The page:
Advanced search

Please recommend great science TV & resources for primary DCs

(37 Posts)
threeleftfeet Fri 31-Jan-14 17:27:16

DS (age 6) is really getting into science at the moment.

He's really enjoying Dick and Dom's Absolute Genius for example. Just wondering what else is out there that we could look at this rainy weekend, like programs, interactive stuff on the web or other resources?

TIA smile

WhiskyTangoFoxtrot Fri 31-Jan-14 17:30:22

Try the Royal Institution Christmas lectures online

I particularly recommend 2006 and 2007.

threeleftfeet Fri 31-Jan-14 17:34:14

They're great! Would have been a perfect suggestion, only ... we've seen them all. Well, all the new ones anyway. He did actually sit through one of the maths ones from the 1970s, I have no idea what he was getting out of though it as it was totally going over his head, but he said he wanted to carry on watching it!

But the newer ones, brilliant, we've really enjoyed them.

Anything else kind of like that?

threeleftfeet Fri 31-Jan-14 17:36:48

WhiskyTangoFoxtrot, actually, we've watched all of the RI lectures except the cell one which focuses on death. I thought it might be a bit morbid and have been meaning to watch it first just to check if it's suitable, and what issues come up. Haven't got round to it though.

Have you seen that one? What did you think of it?

WhiskyTangoFoxtrot Fri 31-Jan-14 17:39:44

Crash Course videos on YouTube?

WhiskyTangoFoxtrot Fri 31-Jan-14 17:41:26

Posted my last before I saw your last. I don't remember seeing a cell death one, sorry.

eltsihT Fri 31-Jan-14 17:41:39

Bill nye the science guy, there should be plenty pm you tube

AnAdventureInCakeAndWine Fri 31-Jan-14 17:46:29

Print-your-own elements cards.
Sid the Science Kid.
Edheads (some of these activities will be beyond him, probably (so check them out first), but if he's followed this year's RICL then he might find the sickle cell DNA one an interesting extension activity).
PhysicsCentral's physics-based comic books.
Sylvia's Super Awesome Mini Maker Show on YouTube.

threeleftfeet Fri 31-Jan-14 18:10:57

Brilliant, thanks everyone, this is great! We'll check them out and report back smile

Maybe read this with him

Written by Lucy Hawking with a bit of help from her dad Stephen.

This is fun

threeleftfeet Fri 31-Jan-14 18:46:48

He's also really into space stuff, and recommendations for space programmes / resources aimed at primary children would be brilliant too

Meglet Fri 31-Jan-14 18:49:40

NASA have some superb kids pages. It finally made me understand why the sky is blue grin.

We're a dick 'n' dom and RI xmas lectures house too.

Have you spotted the Space Station yet? If you pop your postcode on the NASA site it tells you when it's going over.

ItsATIARA Fri 31-Jan-14 18:56:02

Mythbusters is fun, but some of the subject matter a bit gruesome, so vet each episode quickly online in advance. Horrible Science books will go down well - if not now then soon (the annuals are pitched a bit younger than the books). BBC4 has a load of good doccos. Brian Cox's astronomy serieses are out on DVD I think. Life on Earth is being repeated on a minority channel at the weekends.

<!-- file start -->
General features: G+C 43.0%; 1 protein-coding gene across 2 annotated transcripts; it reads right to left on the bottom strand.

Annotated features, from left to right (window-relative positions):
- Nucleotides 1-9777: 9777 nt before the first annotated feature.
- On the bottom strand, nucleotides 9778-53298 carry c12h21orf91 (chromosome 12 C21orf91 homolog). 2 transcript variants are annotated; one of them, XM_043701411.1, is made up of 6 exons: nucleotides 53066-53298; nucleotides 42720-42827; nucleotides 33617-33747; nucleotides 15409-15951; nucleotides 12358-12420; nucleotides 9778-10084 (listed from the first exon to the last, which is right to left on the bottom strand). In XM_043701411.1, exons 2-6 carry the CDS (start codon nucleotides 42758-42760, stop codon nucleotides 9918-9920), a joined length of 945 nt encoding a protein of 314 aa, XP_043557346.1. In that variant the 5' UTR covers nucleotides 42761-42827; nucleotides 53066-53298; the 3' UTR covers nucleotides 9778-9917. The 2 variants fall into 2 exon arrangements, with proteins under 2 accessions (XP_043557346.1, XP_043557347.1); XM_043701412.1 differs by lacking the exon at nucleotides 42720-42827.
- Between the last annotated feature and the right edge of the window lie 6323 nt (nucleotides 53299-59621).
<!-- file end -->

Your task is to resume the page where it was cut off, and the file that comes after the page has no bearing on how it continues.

Are you near London?

ItsATIARA Fri 31-Jan-14 18:58:04

Life on Earth 9:10-11:00 am, Saturday BBC2

hippo123 Fri 31-Jan-14 19:02:33

My ds likes 'finding stuff out'. I think it's on the pop channel. 'Lab rats challenge' is another. Plus you tube, loads of crazy science stuff on that.

LetZygonsbeZygons Fri 31-Jan-14 19:03:46

nina and the neurons.

foslady Fri 31-Jan-14 19:07:41

Recommended childrens books from National Science Teachers Association

Natural science



Leodensian Fri 31-Jan-14 19:09:10

Have a look at the Zooniverse site, they have some good stuff. Also there used to be some good videos on the NASA you tube channel, they we're animations for the most part, maybe some visualisations in there if I remember right.

If he's interested in space and astronomy keep an eye out for any public observing/telescope nights or events that link in with Stargazing live (though the big event has just been this year). These are usually organised by/with local university Physics and Astro departments so are good at catering for all ages and often have hands on activities at bigger events.

foslady Fri 31-Jan-14 19:09:18

The slo mo guys on You Tube are good too - things exploding but in sol motion

foslady Fri 31-Jan-14 19:10:09

Sol????? Slow blush

MmeLindor Fri 31-Jan-14 19:10:43

We have a bit of science stuff on Jump! Mag which might interest him. I'd also look at encouraging him to look at other vaguely related fields eg archaeology. One of the things I really like is when kids see that science is everywhere, not just in 'science' programmes, if you see what I mean.

He might enjoy Astronaut Abby - there are lots of great resources on there.

RaspberrySchnapps Fri 31-Jan-14 19:16:19

Message withdrawn at poster's request.

DoItTooJulia Fri 31-Jan-14 19:18:30

Hey, can we get this moved to somewhere more permanent so that is doesn't disappear. Some great suggestions here.

ItsATIARA Fri 31-Jan-14 19:21:07

Second vote for Here Comes Science

LetZygonsbeZygons Fri 31-Jan-14 19:21:19

move it to Telly Addicts site, think it stays longer there.

Join the discussion

Registering is free, easy, and means you can join in the discussion, watch threads, get discounts, win prizes and lots more.

Register now »

Already registered? Log in with: